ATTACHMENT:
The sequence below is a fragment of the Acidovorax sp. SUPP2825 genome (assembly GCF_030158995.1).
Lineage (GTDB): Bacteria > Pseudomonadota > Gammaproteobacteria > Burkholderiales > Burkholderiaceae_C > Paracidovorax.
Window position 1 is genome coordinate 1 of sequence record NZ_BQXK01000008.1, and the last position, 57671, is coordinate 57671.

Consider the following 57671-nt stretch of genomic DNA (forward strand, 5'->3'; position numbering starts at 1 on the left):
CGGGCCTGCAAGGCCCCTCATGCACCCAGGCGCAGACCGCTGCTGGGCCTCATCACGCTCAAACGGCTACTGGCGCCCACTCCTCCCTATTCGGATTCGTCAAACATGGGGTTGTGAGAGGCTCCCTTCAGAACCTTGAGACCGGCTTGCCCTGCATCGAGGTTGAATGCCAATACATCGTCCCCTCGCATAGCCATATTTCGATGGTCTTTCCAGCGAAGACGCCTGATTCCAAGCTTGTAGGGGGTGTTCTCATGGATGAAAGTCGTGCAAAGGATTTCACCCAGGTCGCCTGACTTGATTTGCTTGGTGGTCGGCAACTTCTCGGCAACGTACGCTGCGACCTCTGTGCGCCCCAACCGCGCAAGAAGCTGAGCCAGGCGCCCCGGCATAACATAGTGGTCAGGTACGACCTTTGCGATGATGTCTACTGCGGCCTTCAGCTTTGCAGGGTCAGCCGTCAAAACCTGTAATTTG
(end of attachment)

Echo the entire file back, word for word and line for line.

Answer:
The sequence below is a fragment of the Acidovorax sp. SUPP2825 genome (assembly GCF_030158995.1).
Lineage (GTDB): Bacteria > Pseudomonadota > Gammaproteobacteria > Burkholderiales > Burkholderiaceae_C > Paracidovorax.
Window position 1 is genome coordinate 1 of sequence record NZ_BQXK01000008.1, and the last position, 57671, is coordinate 57671.

Consider the following 57671-nt stretch of genomic DNA (forward strand, 5'->3'; position numbering starts at 1 on the left):
CGGGCCTGCAAGGCCCCTCATGCACCCAGGCGCAGACCGCTGCTGGGCCTCATCACGCTCAAACGGCTACTGGCGCCCACTCCTCCCTATTCGGATTCGTCAAACATGGGGTTGTGAGAGGCTCCCTTCAGAACCTTGAGACCGGCTTGCCCTGCATCGAGGTTGAATGCCAATACATCGTCCCCTCGCATAGCCATATTTCGATGGTCTTTCCAGCGAAGACGCCTGATTCCAAGCTTGTAGGGGGTGTTCTCATGGATGAAAGTCGTGCAAAGGATTTCACCCAGGTCGCCTGACTTGATTTGCTTGGTGGTCGGCAACTTCTCGGCAACGTACGCTGCGACCTCTGTGCGCCCCAACCGCGCAAGAAGCTGAGCCAGGCGCCCCGGCATAACATAGTGGTCAGGTACGACCTTTGCGATGATGTCTACTGCGGCCTTCAGCTTTGCAGGGTCAGCCGTCAAAACCTGTAATTTG